Inflation measure preferred by Fed shows cooling prices

An inflation measure closely tracked by the Federal Reserve slowed to its smallest annual increase in three years, prompting some Wall Street economists to forecast an increased likelihood that the central bank could cut rates in September. 

The personal consumption expenditures index, or PCE, rose 2.6% in May on a year-over-year basis, the U.S. Commerce Department said on Friday. That represents its lowest increase since March 2021, according to EY senior economist Lydia Boussour in a Friday report, adding that it signals “cooler consumer spending momentum and easing inflation.”

The Federal Reserve earlier this month scaled back its forecast to just one rate cut in 2024 from its prior expectation for three reductions due to stubborn inflation, which remains higher than the central bank’s 2% annual target. Friday’s PCE numbers could portend an increasing likelihood that the Fed could cut rates at its September meeting, Wall Street economists said. 

“[T]he market is now giving the Fed the green light to consider a rate cut at their September 18th meeting. Currently, the odds for a rate cut at that meeting are approximately 75%,” wrote John Kerschner, head of U.S. securitised products at Janus Henderson Investors, in a Friday email. 

Excluding volatile food and energy prices, so-called core inflation rose 0.1% from April to May, the smallest increase since the spring of 2020, when the pandemic erupted and shut down the economy.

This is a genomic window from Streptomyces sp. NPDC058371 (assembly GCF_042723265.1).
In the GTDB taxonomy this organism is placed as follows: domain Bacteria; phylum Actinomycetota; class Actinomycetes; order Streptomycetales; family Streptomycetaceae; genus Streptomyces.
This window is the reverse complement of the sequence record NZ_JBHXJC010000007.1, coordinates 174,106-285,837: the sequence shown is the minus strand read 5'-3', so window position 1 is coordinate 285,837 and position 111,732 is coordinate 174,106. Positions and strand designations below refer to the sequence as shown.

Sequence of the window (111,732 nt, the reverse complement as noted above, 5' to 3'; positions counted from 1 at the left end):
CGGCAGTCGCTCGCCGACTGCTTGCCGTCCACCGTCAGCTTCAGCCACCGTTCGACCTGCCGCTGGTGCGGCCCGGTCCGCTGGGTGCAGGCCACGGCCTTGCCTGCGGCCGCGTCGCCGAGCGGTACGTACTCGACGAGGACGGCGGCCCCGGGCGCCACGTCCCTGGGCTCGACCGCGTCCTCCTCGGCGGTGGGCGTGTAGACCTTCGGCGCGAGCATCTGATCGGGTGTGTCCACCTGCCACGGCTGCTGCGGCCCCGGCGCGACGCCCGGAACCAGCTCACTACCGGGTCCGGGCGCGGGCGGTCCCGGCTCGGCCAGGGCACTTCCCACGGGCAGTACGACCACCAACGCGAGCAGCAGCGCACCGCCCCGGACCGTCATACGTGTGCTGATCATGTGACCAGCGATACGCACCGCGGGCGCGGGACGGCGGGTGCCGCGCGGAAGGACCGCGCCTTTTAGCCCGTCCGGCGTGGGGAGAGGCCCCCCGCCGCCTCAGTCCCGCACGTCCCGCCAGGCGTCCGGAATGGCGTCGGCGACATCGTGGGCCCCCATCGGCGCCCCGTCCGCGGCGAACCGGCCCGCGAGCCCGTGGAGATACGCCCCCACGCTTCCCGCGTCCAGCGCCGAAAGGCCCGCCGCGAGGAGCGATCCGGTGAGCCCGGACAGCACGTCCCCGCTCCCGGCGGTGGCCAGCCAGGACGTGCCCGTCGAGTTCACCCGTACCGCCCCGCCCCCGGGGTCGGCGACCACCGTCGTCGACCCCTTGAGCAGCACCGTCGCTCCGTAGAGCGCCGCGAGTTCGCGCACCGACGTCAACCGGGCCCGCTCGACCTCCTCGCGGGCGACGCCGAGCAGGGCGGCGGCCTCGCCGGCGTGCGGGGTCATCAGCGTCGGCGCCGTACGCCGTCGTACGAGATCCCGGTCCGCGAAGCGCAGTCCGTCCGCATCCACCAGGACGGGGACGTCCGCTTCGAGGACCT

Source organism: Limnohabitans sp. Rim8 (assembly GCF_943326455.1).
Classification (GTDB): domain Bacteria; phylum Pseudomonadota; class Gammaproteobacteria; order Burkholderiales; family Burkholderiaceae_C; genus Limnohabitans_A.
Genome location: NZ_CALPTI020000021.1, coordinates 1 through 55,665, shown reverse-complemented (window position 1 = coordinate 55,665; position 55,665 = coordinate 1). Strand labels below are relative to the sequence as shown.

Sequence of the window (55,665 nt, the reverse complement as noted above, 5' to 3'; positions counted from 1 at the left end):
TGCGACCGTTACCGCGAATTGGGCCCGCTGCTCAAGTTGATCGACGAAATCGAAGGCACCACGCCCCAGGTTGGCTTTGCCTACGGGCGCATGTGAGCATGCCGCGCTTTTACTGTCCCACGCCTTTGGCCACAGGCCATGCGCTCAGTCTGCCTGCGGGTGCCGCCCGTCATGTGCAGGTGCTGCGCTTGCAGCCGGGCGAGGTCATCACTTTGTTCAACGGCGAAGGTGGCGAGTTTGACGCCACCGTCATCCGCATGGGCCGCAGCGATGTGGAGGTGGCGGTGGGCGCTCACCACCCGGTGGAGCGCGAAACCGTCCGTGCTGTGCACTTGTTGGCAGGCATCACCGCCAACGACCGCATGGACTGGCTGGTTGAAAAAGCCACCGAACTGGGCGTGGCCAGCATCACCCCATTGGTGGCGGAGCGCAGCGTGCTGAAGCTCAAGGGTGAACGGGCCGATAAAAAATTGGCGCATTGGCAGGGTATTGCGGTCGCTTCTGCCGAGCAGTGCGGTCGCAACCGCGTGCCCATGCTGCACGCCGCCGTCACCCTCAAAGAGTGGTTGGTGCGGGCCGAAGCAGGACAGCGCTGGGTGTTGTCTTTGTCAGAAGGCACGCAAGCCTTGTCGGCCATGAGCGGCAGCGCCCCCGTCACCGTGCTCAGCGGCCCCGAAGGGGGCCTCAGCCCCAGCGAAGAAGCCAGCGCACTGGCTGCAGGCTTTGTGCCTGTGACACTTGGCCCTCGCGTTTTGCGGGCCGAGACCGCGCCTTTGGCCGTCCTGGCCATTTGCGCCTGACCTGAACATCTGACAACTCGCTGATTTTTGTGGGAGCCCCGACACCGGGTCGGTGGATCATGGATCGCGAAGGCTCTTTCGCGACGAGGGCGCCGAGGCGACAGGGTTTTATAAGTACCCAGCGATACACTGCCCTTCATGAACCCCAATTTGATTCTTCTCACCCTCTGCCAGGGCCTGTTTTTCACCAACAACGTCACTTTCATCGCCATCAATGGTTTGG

Prices for physical goods actually fell 0.4% from April to May. Gasoline prices, for example, dropped 3.4%, furniture prices 1% and the prices of recreational goods and vehicles 1.6%. On the other hand, prices for services, which include items like restaurant meals and airline fares, ticked up 0.2%.

The Fed has raised its benchmark rate 11 times since 2022 in its drive to curb the hottest inflation in four decades. Inflation has cooled substantially from its peak in 2022, yet average prices remain far above where they were before the pandemic, a source of frustration for many Americans and a potential threat to President Joe Biden’s re-election bid.

—With reporting from the Associated Press.

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